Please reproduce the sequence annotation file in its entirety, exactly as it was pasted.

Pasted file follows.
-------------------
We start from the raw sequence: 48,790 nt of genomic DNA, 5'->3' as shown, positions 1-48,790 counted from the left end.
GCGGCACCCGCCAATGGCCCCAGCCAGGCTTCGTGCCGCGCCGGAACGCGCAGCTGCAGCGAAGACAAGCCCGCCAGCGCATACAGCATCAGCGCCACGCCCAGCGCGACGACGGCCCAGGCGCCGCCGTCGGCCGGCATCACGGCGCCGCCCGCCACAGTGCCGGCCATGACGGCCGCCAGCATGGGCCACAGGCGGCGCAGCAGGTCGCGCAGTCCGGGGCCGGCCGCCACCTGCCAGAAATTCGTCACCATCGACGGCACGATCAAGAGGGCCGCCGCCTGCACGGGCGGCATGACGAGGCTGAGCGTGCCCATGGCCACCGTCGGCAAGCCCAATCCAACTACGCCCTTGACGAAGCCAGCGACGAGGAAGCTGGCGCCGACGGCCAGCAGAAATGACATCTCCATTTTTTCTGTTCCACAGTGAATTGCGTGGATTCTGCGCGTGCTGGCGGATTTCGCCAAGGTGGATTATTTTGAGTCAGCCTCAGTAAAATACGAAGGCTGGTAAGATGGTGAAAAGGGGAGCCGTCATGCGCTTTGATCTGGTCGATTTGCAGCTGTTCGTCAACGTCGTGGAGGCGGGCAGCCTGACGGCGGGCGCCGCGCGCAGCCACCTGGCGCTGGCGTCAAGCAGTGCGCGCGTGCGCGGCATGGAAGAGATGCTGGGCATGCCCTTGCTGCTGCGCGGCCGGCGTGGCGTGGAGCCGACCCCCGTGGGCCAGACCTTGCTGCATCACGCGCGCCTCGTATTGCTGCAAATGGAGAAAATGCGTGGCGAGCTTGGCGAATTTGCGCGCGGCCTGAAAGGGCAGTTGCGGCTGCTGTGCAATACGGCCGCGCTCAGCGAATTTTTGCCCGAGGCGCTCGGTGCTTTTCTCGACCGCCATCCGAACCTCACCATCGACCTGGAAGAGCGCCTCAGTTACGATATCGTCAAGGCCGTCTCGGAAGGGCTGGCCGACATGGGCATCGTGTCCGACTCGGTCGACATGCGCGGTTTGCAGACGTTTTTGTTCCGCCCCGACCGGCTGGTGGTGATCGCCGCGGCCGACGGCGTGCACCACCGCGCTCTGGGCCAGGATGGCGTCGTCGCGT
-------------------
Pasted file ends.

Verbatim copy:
We start from the raw sequence: 48,790 nt of genomic DNA, 5'->3' as shown, positions 1-48,790 counted from the left end.
GCGGCACCCGCCAATGGCCCCAGCCAGGCTTCGTGCCGCGCCGGAACGCGCAGCTGCAGCGAAGACAAGCCCGCCAGCGCATACAGCATCAGCGCCACGCCCAGCGCGACGACGGCCCAGGCGCCGCCGTCGGCCGGCATCACGGCGCCGCCCGCCACAGTGCCGGCCATGACGGCCGCCAGCATGGGCCACAGGCGGCGCAGCAGGTCGCGCAGTCCGGGGCCGGCCGCCACCTGCCAGAAATTCGTCACCATCGACGGCACGATCAAGAGGGCCGCCGCCTGCACGGGCGGCATGACGAGGCTGAGCGTGCCCATGGCCACCGTCGGCAAGCCCAATCCAACTACGCCCTTGACGAAGCCAGCGACGAGGAAGCTGGCGCCGACGGCCAGCAGAAATGACATCTCCATTTTTTCTGTTCCACAGTGAATTGCGTGGATTCTGCGCGTGCTGGCGGATTTCGCCAAGGTGGATTATTTTGAGTCAGCCTCAGTAAAATACGAAGGCTGGTAAGATGGTGAAAAGGGGAGCCGTCATGCGCTTTGATCTGGTCGATTTGCAGCTGTTCGTCAACGTCGTGGAGGCGGGCAGCCTGACGGCGGGCGCCGCGCGCAGCCACCTGGCGCTGGCGTCAAGCAGTGCGCGCGTGCGCGGCATGGAAGAGATGCTGGGCATGCCCTTGCTGCTGCGCGGCCGGCGTGGCGTGGAGCCGACCCCCGTGGGCCAGACCTTGCTGCATCACGCGCGCCTCGTATTGCTGCAAATGGAGAAAATGCGTGGCGAGCTTGGCGAATTTGCGCGCGGCCTGAAAGGGCAGTTGCGGCTGCTGTGCAATACGGCCGCGCTCAGCGAATTTTTGCCCGAGGCGCTCGGTGCTTTTCTCGACCGCCATCCGAACCTCACCATCGACCTGGAAGAGCGCCTCAGTTACGATATCGTCAAGGCCGTCTCGGAAGGGCTGGCCGACATGGGCATCGTGTCCGACTCGGTCGACATGCGCGGTTTGCAGACGTTTTTGTTCCGCCCCGACCGGCTGGTGGTGATCGCCGCGGCCGACGGCGTGCACCACCGCGCTCTGGGCCAGGATGGCGTCGTCGCGT